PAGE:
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Pokémon will be where you'd expect in Pokémon GO

pokemon go water lake google
For all you pocket monster fanatics, Pokémon GO is now visible on the horizon. Niantic, Google’s pioneer in augmented reality applications, is still hard at work with its next project, but has finally given us some eye candy. In a recent blog post, the San Francisco software company provided three teaser screenshots, along with some juicy information on what the game is going to play like.

For those unfamiliar with the Pokémon GO phenomenon, it’s an augmented reality game where players across the globe can travel outside in the real world to capture Pokémon and battle it out with one another. So it’s basically what every kid who ever played the game has been dreaming of.

In the spirit of enslaving cute animals, those hunting for creatures to battle with will have to travel to areas where they might find them first. Amphibious Pokémon, like the awkward Magikarp and its twinkling neighbor Staryu, can normally be found and captured near lakes and seashores. Sandshrew and Rhydon may show up around the Sahara desert, but no official word on non-amphibious types has been released so far.

Pokemon GO Capture Transp
From the left: Zoomed out map, zoomed in map, and an encounter.

While the lid has barely been lifted, there’s now a little more information for us to go on regarding player vs. player encounters. “Players will be encouraged to join one of three teams in order to compete over the ownership and prestige of Gyms. They will do this by placing their captured Pokémon in a friendly Gym or by battling with an opponent’s Pokémon in another team’s Gym. Gyms — just like PokéStops – are also found at real world locations.”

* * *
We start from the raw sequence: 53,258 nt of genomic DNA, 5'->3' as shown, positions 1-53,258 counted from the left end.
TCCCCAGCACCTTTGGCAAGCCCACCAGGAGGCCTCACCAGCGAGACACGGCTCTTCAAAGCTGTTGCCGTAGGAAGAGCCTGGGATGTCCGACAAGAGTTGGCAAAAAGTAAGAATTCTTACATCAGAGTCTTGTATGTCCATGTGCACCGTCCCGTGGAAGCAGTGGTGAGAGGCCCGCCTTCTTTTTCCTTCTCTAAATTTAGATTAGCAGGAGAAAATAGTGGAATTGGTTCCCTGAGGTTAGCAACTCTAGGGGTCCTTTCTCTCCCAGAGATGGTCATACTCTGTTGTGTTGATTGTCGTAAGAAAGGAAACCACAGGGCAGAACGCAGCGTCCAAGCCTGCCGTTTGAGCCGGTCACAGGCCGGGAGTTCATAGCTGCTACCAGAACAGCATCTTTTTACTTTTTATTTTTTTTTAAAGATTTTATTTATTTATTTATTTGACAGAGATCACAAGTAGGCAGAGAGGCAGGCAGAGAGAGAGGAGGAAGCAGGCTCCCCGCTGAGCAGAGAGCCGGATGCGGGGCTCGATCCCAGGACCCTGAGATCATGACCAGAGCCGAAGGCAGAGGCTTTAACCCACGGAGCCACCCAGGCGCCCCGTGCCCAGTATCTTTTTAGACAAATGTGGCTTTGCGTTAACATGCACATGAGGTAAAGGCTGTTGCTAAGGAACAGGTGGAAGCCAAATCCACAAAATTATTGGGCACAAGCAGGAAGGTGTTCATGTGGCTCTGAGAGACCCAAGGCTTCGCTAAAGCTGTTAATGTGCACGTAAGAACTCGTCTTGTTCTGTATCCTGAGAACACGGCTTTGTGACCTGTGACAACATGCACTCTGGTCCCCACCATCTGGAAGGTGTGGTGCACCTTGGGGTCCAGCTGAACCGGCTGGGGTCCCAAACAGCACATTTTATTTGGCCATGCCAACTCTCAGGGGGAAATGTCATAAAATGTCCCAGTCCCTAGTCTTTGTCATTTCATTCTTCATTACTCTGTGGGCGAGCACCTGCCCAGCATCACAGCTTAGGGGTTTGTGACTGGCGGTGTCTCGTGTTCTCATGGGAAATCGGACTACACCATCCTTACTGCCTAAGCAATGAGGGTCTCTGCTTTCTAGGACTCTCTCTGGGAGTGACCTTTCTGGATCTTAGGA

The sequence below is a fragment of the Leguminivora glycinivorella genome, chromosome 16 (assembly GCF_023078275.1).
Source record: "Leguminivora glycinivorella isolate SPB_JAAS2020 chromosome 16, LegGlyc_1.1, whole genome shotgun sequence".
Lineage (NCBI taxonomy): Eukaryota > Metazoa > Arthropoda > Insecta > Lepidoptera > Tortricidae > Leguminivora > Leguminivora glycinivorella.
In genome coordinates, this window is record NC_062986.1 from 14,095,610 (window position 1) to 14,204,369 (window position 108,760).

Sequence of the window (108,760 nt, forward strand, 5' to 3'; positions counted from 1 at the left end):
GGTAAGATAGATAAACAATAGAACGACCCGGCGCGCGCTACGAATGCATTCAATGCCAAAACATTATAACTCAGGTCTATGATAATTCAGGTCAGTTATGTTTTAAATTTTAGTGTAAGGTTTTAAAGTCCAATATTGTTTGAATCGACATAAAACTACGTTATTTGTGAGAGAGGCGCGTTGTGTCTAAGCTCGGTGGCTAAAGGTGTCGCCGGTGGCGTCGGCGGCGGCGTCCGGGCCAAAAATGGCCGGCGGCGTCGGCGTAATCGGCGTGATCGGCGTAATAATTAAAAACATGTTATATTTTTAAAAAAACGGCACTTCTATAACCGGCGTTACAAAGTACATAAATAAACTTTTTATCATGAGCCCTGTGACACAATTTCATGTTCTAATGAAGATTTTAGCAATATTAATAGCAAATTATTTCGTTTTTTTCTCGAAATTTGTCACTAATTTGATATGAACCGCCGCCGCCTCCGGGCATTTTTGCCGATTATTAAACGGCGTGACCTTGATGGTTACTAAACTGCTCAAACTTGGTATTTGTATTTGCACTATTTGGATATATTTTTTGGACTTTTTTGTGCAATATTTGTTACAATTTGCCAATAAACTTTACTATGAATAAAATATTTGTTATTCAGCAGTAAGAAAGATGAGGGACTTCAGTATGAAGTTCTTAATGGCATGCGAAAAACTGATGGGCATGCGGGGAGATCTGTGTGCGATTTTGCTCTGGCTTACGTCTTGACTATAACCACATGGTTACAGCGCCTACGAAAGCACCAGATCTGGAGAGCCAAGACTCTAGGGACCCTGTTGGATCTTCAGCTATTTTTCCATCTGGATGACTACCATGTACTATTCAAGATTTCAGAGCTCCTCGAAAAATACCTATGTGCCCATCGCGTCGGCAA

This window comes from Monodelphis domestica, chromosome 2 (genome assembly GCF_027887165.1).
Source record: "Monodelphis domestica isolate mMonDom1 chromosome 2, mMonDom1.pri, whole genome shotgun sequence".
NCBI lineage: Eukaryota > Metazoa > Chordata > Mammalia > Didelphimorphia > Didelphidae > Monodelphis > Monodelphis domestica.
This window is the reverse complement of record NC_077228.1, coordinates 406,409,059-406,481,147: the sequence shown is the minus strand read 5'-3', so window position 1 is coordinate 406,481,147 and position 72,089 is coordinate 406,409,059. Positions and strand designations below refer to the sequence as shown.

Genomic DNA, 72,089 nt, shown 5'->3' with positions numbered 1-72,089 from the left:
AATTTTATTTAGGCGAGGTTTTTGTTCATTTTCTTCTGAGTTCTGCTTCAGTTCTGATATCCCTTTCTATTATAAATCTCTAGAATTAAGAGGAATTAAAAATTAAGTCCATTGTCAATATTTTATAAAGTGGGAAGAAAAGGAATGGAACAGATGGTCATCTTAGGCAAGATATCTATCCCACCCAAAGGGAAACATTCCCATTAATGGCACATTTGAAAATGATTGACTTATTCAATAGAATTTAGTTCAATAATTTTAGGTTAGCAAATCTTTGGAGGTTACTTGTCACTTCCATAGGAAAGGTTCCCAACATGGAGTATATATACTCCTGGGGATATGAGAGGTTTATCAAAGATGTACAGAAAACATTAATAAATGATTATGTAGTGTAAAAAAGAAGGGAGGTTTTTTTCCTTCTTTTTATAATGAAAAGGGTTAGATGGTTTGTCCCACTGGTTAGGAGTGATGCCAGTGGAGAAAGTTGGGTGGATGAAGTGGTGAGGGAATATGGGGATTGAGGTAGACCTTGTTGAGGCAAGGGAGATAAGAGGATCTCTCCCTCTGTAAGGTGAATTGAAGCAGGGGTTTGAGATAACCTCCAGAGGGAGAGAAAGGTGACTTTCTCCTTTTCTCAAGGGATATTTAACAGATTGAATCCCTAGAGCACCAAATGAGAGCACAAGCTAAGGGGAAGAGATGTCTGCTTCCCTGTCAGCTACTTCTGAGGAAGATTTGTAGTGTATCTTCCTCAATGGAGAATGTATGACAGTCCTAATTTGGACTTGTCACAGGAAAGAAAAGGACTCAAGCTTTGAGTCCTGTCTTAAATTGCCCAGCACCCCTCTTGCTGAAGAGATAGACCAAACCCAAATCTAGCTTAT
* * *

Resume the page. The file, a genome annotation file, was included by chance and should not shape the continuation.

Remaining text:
So before you head out to massacre your local rival’s gym, you can always attend your local PokéStop to get some well needed potions and other handy items before the battle ensues. Aside from healing items and the like, you’ll also be able to acquire eggs there, and you’ll find them in real world locations like museums, historical markers, and the like.

Though the game was first announced in September last year, there’s still no word on how actual battles will play out. It’s one of the most crucial aspects of the game and it’s what will keep people coming back, so the company is likely holding back on information until they’ve got some feedback from the initial tests in Japan. No doubt we’ll be seeing footage from the imminent field testing. Niantic said it wouldn’t be too long until Japan got to taste what it’s like to throw digital Poké Balls, and the company states that field testing will begin soon while the game is still in development. There’s also a kind reminder that nothing’s final yet, so just keep that in mind as you go about daydreaming about how fantastic all of this could become.

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